Challenges For Nitrogen Management

Before I start talking about the environmental challenges, I would like to share some good news. In the early 1970s, we were producing about three-quarters of a bushel of corn per pound of nitrogen (N). Now we are closer to 1.16 bushels of corn per pound of N applied. This reflects a 51% increase in efficiency while we’ve only incurred a 12% increase in fertilizer use. The other good news is that crop prices have improved.

Unfortunately, some people in the environmental science area are concerned that these good prices have caused people in ag to think more liberally about our management than in the past, and they question whether this up-trend in crop output per unit input of N is going to continue because they think when prices are good for corn, ag management practices get sloppy.

Those people don’t know that 40% of the world’s population would not be here if not for our ability to provide food and fiber for their needs through fertilizer. The challenge is that organizations such as the Woods Hole Research Center and other environmental groups are pointing out that we have altered the N cycle as humans on the face of the Earth.

Some of this concern is related to the belief that there is too much reactive N in the environment. Reactive N is derived from a number of different inputs; it can be fossil fuel in origin or N fixation in ag eco-systems. The projections are that this steep curve in reactive N contributions to the environment will continue as the world’s population increases. With this comes an increased burden to try to protect our resources from this reactive N effect.

Increased Usage

There’s no denying the fact that we have increased the use of mineral fertilizers since the 1960s. In fact, half of the mineral N used on the Earth has been utilized since 1985. That has increased the transfer of N through the landscape over background values. What is natural background? According to a National Research Council publication, this was around 1 pound of N per acre per year within the Mississippi River Basin. Some data shows current losses in excess of about 27 pounds of N per acre per year in tile-drained areas within the Mississippi River Basin.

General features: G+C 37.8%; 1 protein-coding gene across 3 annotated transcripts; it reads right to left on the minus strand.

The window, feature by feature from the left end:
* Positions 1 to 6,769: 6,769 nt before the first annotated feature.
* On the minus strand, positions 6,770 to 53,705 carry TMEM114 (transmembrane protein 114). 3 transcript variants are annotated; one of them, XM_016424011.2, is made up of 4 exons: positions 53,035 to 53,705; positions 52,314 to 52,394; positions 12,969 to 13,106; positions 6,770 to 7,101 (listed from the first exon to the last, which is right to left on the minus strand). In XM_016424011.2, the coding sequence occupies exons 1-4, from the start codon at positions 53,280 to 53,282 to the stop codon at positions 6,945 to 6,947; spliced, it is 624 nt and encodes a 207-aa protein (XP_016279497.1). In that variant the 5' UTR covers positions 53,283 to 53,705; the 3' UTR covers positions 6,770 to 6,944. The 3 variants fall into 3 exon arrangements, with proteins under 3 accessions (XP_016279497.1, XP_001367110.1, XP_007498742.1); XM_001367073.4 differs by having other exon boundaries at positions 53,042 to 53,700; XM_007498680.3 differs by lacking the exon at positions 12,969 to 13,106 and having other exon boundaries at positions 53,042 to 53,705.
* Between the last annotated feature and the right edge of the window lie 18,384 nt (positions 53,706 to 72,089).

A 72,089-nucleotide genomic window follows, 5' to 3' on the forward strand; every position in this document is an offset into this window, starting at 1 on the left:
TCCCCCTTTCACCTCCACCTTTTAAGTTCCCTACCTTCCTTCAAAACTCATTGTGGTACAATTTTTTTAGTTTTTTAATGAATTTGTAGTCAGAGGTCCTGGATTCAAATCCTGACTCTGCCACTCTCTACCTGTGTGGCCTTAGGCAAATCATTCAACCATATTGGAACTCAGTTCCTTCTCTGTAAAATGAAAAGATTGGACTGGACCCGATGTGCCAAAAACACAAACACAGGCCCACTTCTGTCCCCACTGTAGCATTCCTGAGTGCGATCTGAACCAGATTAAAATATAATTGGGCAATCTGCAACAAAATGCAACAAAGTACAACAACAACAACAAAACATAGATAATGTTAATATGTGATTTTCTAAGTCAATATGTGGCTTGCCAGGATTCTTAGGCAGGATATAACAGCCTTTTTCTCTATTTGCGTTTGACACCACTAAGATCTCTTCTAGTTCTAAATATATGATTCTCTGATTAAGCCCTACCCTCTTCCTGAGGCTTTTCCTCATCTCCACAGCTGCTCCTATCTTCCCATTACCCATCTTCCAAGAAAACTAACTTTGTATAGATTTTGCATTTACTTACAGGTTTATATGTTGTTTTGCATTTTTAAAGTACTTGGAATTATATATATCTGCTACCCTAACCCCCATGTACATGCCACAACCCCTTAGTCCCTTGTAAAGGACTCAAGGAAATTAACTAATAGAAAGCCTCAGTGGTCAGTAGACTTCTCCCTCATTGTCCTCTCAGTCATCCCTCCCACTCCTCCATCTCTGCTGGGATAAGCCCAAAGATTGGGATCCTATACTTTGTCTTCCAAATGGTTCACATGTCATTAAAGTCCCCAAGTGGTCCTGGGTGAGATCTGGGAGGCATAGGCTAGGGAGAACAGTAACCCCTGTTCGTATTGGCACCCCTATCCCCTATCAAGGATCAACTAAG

As you increase the N rate above the plateau in agronomic response, you increase the amount that’s not recovered by the crop. There’s a public perception that ag is using more than the recommended amount of N. Is it reality? In some cases, yes. In some cases, no.

EPA has said since March 2006, because of these environmental issues, that it is prudent to start to deal with these issues more directly now. That means everything we do in non-point source nutrient management is under greater scrutiny now that it ever has been before.

As a backdrop, 80% to 85% of our fertilizer market in the U.S. is concen­trated within the Mississippi River Basin. How do we manage within this system? Do we tell everyone to use a broad brush approach and tell everybody to cut back 50%? How many farmers and rural communities could remain economically viable with a 50% cut in N use?

We’ve got to do a better job of managing nutrients. Until now, the concern has been nitrate nitrogen and water quality discharge. Now there’s a possibility that urea could be a concern in estuaries and near-shore coastal areas. Some research suggests that there are some harmful algae species which appear to favor urea as an N source and they grow intensively if urea is the N form available to them. Some of the harmful algae blooms could lead to human health issues, because the naturally-occurring algae toxins are ingested by shellfish and, when consumed by humans, could lead to toxic poisoning. Even inhaling some of the aerosols induced by wave action, which are associated with some of the algae toxins, could be dangerous to humans.

We are working with leading scientists and paying close attention to environmental concerns. If we can get our crops to use the N more effectively, that will hopefully put more money in the farmer’s pocket, and reduce the risk of environmental N loss.

Working To Improve

The Midwest has been the brunt of criticism because of its use of fall-applied N for corn. Because the seed’s not planted until the spring, there’s concern about all this N lying around out there before the crop really reaches its peak N uptake demand. Many wonder what would happen if we did more spring N application and less application in the fall? Some data do indicate if we apply N in the spring for corn instead of the fall, there’s a chance in some systems to reduce that loss by almost 15%. In parts of the Midwest, spring-applied N instead of fall-applied N could cut drainage losses of nitrate N anywhere from zero to 25%.

On a worldwide basis, we are probably not above 40% to 50% efficiency with N use. Stated another way, no more than 40% to 50% of the fertilizer N applied worldwide in a given year is recovered or taken up by most cereal crops that same year.

As environmental pressures increase, we all need to strive to improve nutrient management practices that will enhance crop recovery of applied N. Newer technologies like crop N-sensing and variable-rate (maybe even variable source) N application may become increasingly important tools in the farmer’s and certified crop adviser’s (CCA) toolboxes.

Moving forward, I would challenge each of us to consider ways we can improve fertilizer best management practices to enhance crop nutrient recovery, farm profitability, and to protect water and air resources.

Leave a Reply

Fertilizer Stories

Nutrients for Life Foundation Teacher
FertilizerNutrients For Life Foundation Celebrates 10 Years Teaching Fertilizer Education
March 23, 2017
Those in agriculture know fertilizer is a vital ingredient to grow strong, productive crops. In fact, fertilizer is responsible for Read More
Growing corn
Crop InputsLock Down Nitrogen For 2017 Profits
March 5, 2017
Managing nutrient programs to snuff out the three types of nitrogen loss — leaching, volatilization, and denitrification — is crucial Read More
Fertilizer Storage